SUMMER BUMMER: Albany’s Blue Meanies Kill New York State Marijuana Decriminalization Bill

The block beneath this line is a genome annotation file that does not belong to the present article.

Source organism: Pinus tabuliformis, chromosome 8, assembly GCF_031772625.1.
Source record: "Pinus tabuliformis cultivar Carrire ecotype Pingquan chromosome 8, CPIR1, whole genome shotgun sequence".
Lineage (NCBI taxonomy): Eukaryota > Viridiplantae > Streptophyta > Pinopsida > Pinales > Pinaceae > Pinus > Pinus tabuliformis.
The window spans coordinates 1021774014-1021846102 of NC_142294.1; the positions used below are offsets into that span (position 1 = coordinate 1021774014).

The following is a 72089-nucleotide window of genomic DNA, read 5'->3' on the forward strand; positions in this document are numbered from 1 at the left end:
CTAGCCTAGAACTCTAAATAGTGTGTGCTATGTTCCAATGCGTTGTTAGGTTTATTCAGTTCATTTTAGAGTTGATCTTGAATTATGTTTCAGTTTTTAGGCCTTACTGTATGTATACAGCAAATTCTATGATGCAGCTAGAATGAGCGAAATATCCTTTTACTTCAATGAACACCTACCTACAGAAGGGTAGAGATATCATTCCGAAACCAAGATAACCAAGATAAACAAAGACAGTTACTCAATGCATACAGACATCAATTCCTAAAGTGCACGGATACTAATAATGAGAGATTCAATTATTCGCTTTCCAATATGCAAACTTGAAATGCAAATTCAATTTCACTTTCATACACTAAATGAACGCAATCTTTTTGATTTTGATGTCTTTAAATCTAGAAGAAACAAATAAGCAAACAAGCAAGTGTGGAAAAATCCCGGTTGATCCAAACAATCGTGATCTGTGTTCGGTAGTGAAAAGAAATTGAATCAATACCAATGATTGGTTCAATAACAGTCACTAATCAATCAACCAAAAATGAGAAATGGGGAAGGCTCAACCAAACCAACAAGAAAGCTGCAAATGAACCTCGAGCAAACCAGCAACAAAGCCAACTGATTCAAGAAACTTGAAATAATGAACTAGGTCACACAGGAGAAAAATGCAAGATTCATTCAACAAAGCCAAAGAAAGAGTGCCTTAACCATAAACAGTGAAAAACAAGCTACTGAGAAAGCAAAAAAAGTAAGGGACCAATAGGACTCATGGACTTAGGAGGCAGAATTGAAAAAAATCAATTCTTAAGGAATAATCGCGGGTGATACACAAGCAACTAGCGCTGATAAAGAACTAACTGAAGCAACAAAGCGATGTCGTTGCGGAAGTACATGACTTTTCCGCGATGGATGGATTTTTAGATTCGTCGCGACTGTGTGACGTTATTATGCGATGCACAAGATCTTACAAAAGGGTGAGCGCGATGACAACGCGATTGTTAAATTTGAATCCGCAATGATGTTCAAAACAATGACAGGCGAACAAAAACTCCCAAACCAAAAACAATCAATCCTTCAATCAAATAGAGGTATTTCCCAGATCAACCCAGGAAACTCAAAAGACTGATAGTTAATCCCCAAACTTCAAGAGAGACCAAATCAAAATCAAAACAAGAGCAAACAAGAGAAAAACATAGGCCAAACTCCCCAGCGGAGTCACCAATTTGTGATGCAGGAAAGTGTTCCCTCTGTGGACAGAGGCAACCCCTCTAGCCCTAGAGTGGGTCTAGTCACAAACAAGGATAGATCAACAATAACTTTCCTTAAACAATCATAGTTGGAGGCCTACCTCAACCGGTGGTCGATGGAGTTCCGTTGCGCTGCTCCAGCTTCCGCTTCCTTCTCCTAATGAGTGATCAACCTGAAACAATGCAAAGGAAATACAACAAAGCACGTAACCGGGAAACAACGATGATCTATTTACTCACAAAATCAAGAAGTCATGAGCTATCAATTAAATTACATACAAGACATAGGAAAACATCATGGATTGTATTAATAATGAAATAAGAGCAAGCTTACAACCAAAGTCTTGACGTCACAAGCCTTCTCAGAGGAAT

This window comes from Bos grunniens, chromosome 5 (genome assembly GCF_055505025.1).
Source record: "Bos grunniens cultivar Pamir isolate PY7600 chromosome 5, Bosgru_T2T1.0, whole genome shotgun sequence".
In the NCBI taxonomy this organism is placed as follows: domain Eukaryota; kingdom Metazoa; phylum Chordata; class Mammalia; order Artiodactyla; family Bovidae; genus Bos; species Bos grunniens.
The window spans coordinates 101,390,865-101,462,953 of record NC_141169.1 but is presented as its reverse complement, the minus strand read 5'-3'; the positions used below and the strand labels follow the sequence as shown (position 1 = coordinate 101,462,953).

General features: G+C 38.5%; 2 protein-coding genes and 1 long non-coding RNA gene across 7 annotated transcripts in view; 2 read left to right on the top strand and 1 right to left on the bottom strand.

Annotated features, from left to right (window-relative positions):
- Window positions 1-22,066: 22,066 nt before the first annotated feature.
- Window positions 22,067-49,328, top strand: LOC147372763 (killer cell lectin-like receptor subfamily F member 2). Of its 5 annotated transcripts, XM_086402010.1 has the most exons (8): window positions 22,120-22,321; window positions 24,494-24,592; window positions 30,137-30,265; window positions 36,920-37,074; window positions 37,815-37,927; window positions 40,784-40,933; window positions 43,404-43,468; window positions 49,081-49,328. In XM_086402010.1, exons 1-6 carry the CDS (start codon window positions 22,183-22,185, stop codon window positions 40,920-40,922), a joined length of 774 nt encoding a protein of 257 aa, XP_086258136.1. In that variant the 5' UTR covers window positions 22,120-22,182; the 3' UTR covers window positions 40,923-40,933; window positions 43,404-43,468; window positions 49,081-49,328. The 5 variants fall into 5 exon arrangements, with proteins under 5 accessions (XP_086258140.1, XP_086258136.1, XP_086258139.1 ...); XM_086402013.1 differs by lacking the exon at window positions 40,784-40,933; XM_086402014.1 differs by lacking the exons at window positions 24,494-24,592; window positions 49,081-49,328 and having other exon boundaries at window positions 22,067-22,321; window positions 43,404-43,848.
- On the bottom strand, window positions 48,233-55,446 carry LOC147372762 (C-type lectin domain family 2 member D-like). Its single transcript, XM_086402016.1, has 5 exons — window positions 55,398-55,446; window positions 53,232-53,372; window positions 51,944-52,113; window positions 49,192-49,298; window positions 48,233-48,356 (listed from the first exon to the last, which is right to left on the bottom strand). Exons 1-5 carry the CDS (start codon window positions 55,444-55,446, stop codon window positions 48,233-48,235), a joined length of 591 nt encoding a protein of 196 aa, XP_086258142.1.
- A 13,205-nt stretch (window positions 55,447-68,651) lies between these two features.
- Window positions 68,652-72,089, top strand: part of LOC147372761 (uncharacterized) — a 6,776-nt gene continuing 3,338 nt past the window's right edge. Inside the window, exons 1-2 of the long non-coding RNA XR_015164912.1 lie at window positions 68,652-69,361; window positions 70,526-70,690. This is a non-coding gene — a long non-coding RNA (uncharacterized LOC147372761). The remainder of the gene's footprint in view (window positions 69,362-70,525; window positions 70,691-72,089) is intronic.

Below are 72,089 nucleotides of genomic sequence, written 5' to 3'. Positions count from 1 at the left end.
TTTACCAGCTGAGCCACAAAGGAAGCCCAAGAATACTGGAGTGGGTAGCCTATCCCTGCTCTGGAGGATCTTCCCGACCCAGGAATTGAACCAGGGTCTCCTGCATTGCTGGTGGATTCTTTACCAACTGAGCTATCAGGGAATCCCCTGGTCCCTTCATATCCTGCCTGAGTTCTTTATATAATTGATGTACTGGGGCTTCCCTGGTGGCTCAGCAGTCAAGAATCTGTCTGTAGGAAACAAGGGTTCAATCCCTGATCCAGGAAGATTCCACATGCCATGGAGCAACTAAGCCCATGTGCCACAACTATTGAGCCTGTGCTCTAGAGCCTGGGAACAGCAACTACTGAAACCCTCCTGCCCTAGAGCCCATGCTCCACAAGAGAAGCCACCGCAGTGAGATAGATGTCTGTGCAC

NEW YORK TIMES: The demise of the proposal came amid a last-minute push to tie up loose ends before the close of the session, which is scheduled to conclude on Thursday. All legislative seats are on the ballot in the elections this year, and Republican senators have pointedly refused to take up several issues that are avidly sought by Democrats in the Assembly but that might upset conservatives, including the marijuana bill and a measure to raise the state’s minimum wage. Mr. Cuomo unveiled his marijuana proposal two weeks ago, promoting it as a way to end the high number of arrests that result from the stop-and-frisk practice of the New York Police Department. He immediately won the backing of Mayor Michael R. Bloomberg, as well as the department and prosecutors. With the support of law enforcement, some Democrats and drug-policy advocates said they did not expect the Republican-controlled Senate to stand in the way. “You have the governor of the state, the speaker of the Assembly, the mayor of the city, the police commissioner, all five D.A.’s from the city,” said Harry G. Levine, a sociologist at Queens College who has studied the city’s marijuana arrest practices. “It seemed like if this many powerful people said they wanted X, which wasn’t that big a deal, it should be possible to do it.” But the collapse of the marijuana proposal illustrated an at-times awkward reality about the balance of power in Albany: Legislation eagerly sought by New York City can easily be torpedoed by lawmakers from upstate, even when the legislation largely affects only residents of the city. The marijuana measure would have had an impact mostly on city residents because, of the more than 50,000 low-level marijuana arrests in New York State last year, 9 in 10 occurred in the city, according to state data. MORE